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March 20, 1938 - Image 10

Resource type:
Text
Publication:
The Michigan Daily, 1938-03-20

Disclaimer: Computer generated plain text may have errors. Read more about this.

THE MICHIGAN DAILY

SUNDAY, MARCH 2O, 1938

Petite Opera Singer

Born during the panicky days of for the'next 31 years. Most recently,
the early nineties, the University the famous Philadelphia Orches-
Musical Society fed itself on wars tra, first under the leadership of Leo-

400 Youngsters
Give Premiere
Of Tuneful Tale
'Bunyan' Cantata, Written
By Ypsilanti Composer,
Will Be Sung May 13
(Continued from Page 1)
when the children presented "The
Walriis and the Carpenter."
Other titles have been "The Chil-
dren's Crusade," "Children at Bethle-
hem," "The Hunting of the Snark,"
"Johnny Appleseed" by Gaul, "The
Spider and the Fly," "The Ugly
Duckling" and "Song of Spring."
Other premieres in addition to Miss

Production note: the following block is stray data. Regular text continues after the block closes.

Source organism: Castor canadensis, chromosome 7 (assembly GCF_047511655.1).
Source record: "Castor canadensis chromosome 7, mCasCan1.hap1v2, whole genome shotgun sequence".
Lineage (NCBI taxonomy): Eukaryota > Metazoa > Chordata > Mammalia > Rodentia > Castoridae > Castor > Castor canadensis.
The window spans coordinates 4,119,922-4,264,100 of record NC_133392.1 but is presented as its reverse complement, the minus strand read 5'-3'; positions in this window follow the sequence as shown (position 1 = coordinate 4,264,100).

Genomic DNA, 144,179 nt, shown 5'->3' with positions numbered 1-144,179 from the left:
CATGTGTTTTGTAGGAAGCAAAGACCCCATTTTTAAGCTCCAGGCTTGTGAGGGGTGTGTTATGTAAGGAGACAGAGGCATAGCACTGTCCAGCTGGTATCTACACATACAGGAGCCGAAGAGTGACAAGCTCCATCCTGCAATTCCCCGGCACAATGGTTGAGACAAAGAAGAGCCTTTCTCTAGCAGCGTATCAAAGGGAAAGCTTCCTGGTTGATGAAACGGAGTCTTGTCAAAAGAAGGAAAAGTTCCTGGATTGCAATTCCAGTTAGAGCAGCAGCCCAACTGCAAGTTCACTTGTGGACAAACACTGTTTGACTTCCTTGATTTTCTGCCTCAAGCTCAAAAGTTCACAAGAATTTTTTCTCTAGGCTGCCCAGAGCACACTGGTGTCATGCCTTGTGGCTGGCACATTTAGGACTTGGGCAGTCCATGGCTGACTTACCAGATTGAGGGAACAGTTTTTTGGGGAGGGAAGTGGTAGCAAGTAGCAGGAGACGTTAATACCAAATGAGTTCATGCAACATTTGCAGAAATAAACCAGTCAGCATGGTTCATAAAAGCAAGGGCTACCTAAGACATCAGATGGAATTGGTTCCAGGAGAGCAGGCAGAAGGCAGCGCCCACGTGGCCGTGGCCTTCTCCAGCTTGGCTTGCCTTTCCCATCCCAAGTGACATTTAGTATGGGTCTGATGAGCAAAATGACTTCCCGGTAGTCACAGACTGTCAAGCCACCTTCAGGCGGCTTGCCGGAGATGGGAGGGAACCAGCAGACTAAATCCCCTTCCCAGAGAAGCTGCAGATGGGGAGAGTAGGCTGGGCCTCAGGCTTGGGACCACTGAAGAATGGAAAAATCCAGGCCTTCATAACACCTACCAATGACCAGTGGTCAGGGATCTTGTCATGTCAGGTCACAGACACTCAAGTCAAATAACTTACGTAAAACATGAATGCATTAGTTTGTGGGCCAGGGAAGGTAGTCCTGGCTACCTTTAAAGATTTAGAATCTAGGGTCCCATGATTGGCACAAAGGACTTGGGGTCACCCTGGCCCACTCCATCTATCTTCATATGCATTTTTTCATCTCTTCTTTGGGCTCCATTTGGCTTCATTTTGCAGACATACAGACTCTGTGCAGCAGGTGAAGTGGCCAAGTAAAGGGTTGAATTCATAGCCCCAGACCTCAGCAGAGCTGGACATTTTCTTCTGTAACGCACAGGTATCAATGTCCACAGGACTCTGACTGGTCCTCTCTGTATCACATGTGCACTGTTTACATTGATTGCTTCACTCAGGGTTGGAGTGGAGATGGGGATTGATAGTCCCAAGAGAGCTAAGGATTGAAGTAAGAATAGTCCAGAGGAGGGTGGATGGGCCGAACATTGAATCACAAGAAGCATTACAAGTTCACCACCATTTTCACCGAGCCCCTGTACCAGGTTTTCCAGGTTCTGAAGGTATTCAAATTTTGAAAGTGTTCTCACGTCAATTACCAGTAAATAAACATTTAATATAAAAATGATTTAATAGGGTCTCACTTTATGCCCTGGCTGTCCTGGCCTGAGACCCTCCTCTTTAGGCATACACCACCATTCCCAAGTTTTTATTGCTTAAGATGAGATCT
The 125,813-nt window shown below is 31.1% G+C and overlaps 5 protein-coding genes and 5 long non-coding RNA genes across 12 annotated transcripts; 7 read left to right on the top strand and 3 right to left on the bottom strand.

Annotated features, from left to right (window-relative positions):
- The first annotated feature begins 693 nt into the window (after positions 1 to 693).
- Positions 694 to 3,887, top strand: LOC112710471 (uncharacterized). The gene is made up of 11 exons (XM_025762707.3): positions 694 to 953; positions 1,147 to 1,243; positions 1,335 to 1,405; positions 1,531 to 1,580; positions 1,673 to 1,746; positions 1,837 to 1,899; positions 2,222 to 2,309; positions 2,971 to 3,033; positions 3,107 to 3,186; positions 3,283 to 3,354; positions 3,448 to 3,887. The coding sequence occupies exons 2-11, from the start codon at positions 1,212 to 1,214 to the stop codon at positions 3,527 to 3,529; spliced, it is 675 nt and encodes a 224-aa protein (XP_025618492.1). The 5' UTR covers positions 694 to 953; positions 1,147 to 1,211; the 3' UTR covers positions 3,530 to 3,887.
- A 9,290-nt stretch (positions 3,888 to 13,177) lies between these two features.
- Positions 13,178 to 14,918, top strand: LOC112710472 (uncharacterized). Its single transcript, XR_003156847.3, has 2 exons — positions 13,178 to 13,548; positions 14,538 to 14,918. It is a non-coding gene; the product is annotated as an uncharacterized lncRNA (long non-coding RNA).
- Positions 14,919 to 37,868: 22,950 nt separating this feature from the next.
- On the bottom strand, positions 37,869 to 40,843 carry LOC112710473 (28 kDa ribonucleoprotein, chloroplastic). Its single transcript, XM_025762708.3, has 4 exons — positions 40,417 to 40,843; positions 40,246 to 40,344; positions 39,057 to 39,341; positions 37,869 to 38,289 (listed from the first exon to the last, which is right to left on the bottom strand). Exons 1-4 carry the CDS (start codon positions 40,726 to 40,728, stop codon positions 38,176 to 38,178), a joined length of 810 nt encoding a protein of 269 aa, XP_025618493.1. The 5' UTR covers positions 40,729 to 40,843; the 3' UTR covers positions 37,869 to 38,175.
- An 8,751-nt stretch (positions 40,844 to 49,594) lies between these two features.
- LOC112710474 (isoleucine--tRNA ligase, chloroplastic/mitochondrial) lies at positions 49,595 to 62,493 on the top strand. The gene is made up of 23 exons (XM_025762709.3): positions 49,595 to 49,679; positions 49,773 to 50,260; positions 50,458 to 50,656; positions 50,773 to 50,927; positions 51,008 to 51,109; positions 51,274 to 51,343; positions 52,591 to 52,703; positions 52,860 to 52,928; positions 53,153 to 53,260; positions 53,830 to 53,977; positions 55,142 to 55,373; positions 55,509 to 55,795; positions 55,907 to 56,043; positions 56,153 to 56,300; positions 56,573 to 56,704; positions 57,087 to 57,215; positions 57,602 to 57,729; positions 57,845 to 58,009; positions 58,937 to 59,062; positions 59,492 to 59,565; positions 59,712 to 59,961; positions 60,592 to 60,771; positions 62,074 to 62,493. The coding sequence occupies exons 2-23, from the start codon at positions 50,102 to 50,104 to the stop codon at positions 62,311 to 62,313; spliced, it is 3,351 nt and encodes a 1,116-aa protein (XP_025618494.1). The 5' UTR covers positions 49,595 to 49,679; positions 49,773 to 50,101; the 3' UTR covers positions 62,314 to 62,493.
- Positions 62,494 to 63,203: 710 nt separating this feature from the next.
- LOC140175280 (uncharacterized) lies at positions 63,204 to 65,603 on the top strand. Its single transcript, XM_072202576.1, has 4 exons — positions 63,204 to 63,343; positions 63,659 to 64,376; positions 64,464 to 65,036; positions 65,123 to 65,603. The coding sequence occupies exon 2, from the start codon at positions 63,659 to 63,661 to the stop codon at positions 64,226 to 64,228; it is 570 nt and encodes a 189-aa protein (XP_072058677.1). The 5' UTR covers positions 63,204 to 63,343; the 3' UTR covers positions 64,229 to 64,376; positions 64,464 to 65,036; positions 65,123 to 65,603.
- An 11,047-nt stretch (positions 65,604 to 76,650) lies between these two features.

James' works have been "The Voy-
age of Orion" written by Prof. Earl
V. Moore of the music school and
presented in 1921 and "Symphony of
Song" given in 1930.
The children, some of whose par-j
ents took part in the early Festivals
practice half an hour daily for three
months in preparation for their con-
cert.
In this cantata, for instance, there
was a great deal of preparation in in-
teresting the students in the charac-
ter of Paul Bunyan. Much time was
spent studying and reading the tales
of Paul's life such as the one con-
cerning the crow who was sitting on
one of Babe's horns and set out to fly
to the other but got lost because itj
was so far across.1
Then the children are taught the
music by note and practice it for
weeks. In the last two weeks, there
are about six rehearsals when the
entire 400 meet three times in Ann
Arbor High School Auditorium and
the other three in Hill Auditorium for
anal rehearsals.
All of them are dressed entirely in
white and sit on the bleachers be-
hind the orchestra. Among them are
seated most of the music teachers
from the separate schools who help
them with the words- and pitch of the
music. There are 10 student teachers
from the School of Music with Miss
Cowin and Miss Schultz, assistants